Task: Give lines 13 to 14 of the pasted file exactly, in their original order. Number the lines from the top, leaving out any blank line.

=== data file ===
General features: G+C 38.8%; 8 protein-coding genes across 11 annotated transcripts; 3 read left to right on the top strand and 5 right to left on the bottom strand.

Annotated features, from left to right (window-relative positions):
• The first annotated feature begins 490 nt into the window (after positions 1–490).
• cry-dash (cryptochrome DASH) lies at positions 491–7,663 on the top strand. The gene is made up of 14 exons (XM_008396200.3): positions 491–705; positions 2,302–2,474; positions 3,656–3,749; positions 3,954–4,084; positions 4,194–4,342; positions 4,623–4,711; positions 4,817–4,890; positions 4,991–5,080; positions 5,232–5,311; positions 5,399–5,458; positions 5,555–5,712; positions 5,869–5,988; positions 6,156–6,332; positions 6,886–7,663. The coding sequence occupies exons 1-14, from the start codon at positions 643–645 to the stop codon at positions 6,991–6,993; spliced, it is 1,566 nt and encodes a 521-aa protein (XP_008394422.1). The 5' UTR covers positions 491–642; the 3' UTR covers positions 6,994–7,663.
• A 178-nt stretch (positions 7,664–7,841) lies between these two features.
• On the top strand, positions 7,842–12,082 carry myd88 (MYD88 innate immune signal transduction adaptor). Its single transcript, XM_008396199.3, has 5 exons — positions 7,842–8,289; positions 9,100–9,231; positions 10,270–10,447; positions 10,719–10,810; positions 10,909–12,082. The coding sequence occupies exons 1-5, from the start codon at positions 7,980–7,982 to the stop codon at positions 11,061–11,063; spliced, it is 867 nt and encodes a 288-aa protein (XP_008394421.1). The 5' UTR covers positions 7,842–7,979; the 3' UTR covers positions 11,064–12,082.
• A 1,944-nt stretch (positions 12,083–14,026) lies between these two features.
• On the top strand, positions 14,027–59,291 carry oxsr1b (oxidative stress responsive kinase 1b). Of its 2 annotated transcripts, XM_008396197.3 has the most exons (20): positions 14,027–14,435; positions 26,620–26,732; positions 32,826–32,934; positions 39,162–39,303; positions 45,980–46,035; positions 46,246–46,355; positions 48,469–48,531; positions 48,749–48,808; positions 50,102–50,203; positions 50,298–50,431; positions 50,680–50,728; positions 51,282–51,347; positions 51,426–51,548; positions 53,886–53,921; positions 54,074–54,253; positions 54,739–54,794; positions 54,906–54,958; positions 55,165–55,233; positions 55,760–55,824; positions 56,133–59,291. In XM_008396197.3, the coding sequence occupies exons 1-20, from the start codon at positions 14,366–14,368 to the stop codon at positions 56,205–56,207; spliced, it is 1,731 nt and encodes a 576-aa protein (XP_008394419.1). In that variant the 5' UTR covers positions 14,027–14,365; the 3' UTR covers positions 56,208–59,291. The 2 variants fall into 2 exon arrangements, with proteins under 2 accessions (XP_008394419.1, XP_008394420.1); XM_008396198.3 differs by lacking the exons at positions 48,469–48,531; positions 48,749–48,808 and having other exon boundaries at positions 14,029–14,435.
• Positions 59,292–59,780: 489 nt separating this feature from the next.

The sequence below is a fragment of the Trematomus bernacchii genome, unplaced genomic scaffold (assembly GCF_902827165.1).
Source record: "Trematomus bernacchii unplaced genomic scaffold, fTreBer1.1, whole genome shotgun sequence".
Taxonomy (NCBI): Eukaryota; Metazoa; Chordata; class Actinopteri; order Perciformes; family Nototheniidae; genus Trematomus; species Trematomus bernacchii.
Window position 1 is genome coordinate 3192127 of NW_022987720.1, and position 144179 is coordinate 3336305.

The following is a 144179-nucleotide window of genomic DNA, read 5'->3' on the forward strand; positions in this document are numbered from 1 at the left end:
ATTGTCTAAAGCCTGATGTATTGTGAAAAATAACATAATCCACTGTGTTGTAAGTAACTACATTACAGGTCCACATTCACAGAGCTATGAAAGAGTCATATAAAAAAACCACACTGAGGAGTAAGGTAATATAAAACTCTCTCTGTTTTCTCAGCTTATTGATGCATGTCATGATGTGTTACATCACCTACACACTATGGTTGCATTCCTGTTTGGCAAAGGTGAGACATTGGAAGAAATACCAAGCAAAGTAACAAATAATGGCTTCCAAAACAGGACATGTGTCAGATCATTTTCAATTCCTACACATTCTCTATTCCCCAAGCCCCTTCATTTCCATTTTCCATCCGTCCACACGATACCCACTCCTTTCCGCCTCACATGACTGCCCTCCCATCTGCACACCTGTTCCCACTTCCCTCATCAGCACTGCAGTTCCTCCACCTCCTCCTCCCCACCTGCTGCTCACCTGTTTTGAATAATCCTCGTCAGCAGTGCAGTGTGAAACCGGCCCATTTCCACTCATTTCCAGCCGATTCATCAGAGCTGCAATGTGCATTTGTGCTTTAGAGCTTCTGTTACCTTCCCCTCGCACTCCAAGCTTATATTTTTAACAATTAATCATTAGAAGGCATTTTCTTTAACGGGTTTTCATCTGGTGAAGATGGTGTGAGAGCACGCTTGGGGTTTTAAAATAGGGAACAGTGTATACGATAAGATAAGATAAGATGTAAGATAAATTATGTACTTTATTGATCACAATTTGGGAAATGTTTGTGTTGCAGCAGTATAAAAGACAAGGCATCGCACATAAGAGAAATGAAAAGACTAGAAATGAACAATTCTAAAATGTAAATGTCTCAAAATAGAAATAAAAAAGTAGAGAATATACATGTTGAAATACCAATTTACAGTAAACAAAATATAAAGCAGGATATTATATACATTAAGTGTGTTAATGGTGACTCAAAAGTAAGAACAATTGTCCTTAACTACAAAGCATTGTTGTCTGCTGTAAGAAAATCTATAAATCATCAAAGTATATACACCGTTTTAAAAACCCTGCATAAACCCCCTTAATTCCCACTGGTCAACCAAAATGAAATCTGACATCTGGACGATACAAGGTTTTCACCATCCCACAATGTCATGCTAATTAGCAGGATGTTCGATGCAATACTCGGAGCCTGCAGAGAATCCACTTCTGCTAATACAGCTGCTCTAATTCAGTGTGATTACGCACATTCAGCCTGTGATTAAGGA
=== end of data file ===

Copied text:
Window position 1 is genome coordinate 3192127 of NW_022987720.1, and position 144179 is coordinate 3336305.

The following is a 144179-nucleotide window of genomic DNA, read 5'->3' on the forward strand; positions in this document are numbered from 1 at the left end: